cryptography, and U.S. constitutional law.
Before entering teaching, Prof. Froomkin practiced international
arbitration law in the London office of Wilmer, Cutler & Pickering. He
clerked for Judge Stephen F. Williams of the U.S. Court of Appeals, D.C.
Circuit, and Chief Judge John F. Grady of the U.S. District Court,
Northern District of Illinois. Prof. Froomkin received his J.D. from Yale
Law School, where he served as Articles Editor of both the Yale Law
Journal and the Yale Journal of International Law. He has an M.Phil in
History of International Relations from Cambridge University in England,
which he obtained while on a Mellon Fellowship. His B.A. from Yale was in
Economics and History, summa cum laude, phi beta kappa with Distinction in
Prof. Froomkin's homepage can be found at http://www.law.tm. His
personal blog is at http://www.discourse.net.
Daniel J. Gervais, University of Ottawa
Daniel J. Gervais is the Oslers Professor of Technology
Law at the Faculty of Law (Common Law), of the University of Ottawa.
After studies in computer science and his LL.B., Prof. Gervais
obtained an LL.M. degree from the University of Montreal, a Diploma magna
cum laude of Advanced International Studies from the IUHÉI in Geneva,
Switzerland and a doctorate magna cum laude from Nantes University
(France). He became a member of the Bar of Quebec in 1985, where he
finished first overall and obtained all available awards. He is also a
member of the Law Society of Upper Canada.
Dr. Gervais practiced law in Montreal from 1985 to 1990.
In 1990, he became Consultant-Legal Officer at the World Trade Organization (GATT) and was
actively involved in the TRIPS Agreement negotiations. In 1992, in joined
the World Intellectual Property Organization (WIPO) and was promoted the following year
to Head of the Copyright Projects Section, where he prepared WIPO studies
and international meetings on the impact of digital technology on
copyright and neighbouring rights. In 1995, Dr. Gervais joined the
International Confederation of Societies of Authors and Composers (CISAC) as Assistant Secretary General and
in 1997 moved to the United States to become Director of International
Relations at Copyright Clearance Center (CCC), the largest reprographic rights
organization in the world (revenue of C$150 million in 2002). He was
promoted to Vice-President in 1998. During his three years at CCC,
international revenue grew from US$4 million to more than US$10 million.
In 2001, Prof. Gervais joined the Faculty of Law of the University of
Ottawa . Dr. Gervais is also an active panellist (domain name) at the WIPO Arbitration and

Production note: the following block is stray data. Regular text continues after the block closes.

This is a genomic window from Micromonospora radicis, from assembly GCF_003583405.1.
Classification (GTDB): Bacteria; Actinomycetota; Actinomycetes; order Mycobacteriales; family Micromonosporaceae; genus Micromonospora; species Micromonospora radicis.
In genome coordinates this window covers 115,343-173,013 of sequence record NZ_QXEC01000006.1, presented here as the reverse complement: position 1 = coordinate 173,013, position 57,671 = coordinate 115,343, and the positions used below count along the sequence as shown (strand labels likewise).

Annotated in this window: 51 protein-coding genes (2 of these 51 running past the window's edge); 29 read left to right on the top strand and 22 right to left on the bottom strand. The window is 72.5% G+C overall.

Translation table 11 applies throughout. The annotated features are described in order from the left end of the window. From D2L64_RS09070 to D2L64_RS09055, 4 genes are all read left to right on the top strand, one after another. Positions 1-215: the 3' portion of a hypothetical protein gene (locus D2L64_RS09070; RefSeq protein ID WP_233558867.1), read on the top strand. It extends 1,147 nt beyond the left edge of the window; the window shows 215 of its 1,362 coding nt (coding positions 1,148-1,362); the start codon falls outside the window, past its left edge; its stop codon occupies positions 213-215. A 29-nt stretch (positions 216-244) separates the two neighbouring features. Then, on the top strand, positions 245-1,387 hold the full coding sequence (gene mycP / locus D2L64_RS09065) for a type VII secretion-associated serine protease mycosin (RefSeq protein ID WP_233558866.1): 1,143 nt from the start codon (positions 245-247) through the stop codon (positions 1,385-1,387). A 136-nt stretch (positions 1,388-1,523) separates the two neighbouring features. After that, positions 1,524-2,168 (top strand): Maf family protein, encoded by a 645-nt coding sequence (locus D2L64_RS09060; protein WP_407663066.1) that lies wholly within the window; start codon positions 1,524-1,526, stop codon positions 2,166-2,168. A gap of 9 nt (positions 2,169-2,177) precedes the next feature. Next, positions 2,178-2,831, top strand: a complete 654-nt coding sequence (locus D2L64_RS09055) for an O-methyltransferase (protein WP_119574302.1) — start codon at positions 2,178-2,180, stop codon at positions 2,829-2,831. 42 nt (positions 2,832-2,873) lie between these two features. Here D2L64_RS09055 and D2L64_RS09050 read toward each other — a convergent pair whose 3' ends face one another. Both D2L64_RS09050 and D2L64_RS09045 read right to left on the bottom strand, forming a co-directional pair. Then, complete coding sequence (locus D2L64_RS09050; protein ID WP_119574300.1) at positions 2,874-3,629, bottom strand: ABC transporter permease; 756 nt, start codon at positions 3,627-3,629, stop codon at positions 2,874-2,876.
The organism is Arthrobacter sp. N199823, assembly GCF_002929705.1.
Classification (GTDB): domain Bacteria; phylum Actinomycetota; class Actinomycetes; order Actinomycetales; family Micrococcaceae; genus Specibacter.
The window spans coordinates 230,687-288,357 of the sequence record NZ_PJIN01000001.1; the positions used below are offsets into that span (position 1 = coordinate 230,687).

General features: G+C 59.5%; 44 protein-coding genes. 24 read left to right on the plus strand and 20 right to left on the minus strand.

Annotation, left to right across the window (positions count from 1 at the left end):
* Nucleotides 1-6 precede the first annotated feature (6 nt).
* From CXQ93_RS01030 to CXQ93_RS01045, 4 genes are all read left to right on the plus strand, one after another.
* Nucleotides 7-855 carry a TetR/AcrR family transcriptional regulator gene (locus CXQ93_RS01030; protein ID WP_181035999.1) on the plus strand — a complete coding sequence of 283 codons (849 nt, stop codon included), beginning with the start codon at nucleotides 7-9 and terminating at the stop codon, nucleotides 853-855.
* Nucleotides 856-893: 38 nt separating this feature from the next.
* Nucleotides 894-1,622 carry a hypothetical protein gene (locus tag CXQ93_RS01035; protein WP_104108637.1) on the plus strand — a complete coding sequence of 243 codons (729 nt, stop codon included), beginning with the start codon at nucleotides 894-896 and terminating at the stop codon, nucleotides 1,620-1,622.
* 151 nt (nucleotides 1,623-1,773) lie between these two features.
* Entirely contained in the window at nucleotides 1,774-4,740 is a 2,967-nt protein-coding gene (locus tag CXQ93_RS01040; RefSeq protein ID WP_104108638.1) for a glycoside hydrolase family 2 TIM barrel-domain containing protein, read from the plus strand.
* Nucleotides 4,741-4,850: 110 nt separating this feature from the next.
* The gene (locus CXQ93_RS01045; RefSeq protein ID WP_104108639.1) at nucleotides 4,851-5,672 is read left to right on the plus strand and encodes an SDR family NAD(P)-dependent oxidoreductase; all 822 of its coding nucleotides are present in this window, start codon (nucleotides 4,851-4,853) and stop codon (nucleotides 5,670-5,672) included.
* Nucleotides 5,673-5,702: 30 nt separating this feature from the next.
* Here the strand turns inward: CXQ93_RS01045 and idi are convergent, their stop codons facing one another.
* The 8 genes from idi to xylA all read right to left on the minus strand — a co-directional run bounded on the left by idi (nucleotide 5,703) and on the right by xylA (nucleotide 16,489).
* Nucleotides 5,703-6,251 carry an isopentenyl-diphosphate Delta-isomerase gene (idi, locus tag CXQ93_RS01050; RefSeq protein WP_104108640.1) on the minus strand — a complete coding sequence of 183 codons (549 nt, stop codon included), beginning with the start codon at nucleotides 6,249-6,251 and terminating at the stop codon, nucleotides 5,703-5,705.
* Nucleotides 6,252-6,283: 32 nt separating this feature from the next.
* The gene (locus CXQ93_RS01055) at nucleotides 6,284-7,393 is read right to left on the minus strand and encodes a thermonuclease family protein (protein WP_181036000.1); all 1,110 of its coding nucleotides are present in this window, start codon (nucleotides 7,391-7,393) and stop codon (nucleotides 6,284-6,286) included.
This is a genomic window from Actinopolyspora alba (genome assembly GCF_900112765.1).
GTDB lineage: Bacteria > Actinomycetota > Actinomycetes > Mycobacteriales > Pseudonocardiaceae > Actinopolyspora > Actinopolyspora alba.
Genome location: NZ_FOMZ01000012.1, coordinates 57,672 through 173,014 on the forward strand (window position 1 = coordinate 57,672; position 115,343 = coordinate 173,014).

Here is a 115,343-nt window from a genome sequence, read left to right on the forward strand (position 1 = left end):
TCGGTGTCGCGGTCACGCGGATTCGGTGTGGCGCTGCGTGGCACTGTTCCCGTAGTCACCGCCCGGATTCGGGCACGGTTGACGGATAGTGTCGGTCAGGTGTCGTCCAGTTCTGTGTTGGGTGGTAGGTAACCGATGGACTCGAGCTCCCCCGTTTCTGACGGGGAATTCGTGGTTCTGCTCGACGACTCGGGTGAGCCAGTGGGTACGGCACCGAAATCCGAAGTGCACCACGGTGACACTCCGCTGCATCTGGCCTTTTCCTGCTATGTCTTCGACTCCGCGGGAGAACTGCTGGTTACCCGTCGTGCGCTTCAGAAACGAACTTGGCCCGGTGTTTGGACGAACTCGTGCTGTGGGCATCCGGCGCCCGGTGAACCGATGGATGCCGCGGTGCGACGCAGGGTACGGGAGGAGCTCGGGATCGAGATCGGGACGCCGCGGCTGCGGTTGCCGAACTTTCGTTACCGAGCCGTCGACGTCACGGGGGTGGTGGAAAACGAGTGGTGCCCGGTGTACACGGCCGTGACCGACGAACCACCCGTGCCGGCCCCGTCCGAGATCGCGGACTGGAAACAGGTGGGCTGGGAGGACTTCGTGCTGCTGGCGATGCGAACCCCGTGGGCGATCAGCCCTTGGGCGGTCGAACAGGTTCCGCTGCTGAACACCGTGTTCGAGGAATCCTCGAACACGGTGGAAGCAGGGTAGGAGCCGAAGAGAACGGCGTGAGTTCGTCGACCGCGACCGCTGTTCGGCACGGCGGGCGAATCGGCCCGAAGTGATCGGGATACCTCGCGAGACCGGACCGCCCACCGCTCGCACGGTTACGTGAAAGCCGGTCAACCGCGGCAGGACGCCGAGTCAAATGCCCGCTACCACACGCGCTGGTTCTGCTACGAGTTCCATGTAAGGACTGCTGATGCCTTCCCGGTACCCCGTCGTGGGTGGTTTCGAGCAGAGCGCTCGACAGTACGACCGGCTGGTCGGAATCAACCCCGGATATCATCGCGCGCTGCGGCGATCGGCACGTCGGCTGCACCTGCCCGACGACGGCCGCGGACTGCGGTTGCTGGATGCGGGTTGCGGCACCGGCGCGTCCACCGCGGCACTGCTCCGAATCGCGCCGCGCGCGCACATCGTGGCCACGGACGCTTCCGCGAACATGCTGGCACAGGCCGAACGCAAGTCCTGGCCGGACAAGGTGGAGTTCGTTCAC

Mediation Centre. He was also a consultant with the Paris-based
Organisation for Economic Cooperation and Development (OECD).
In 2004, Prof. Gervais will be Visiting Scholar at Stanford Law School. He is also
the 2004 Trilateral Distinguished Scholar at Detroit College of Law (Michigan
State University). Dr. Gervais recently lectured as Invited Professor at
the Universities of Nantes
(France) and the University of
Puerto Rico. He speaks French, English, Spanish and German
Prof. Gervais has published several peer-reviewed
articles, in six languages, on various intellectual property topics. He is
also the author of the reference book on the TRIPS Agreement published by
Maxwell in London (1st edition 1998; second edition 2003). He was
recently awarded the Charles B. Seton Award by the Copyright Society of the USA (best paper
of 2002-03 by author under 40), the first time the award is given to a
Canadian national in the Society's 50-year history.
Prof. Gervais is a member of the Board and Executive
Committee and National Law School Liaison of the International Commission
of Jurists (ICJ Canada), a Board
member of ALAI Canada and a member of
the Ethics & Intellectual Property of the Ontario Research Network on
Electronic Commerce (ORNEC). He is also
Associate Editor of the Journal of World
Shubha Ghosh, University at Buffalo, SUNY,
Shubha Ghosh is a professor of law at the University at Buffalo, SUNY,
Law School where he teaches intellectual property, antitrust, and law
and economics. He has a BA from Amherst College, a PhD from The
University of Michigan and a JD from Stanford. His published works on
patent, copyright, and trademark have appeared in The Harvard Journal
of Law and Technology, Florida Law Review, Case Western Reserve Law
Review, Tulane Law Review, The Journal of the Copyright Society, and
The Journal of Intellectual Property Law.
Lance J. Hoffman, The George Washington
Lance J. Hoffman is Distinguished Research Professor of Computer Science at
The George Washington University (GW) in Washington, D. C., where he leads
the computer security program in computer science. He is the author or editor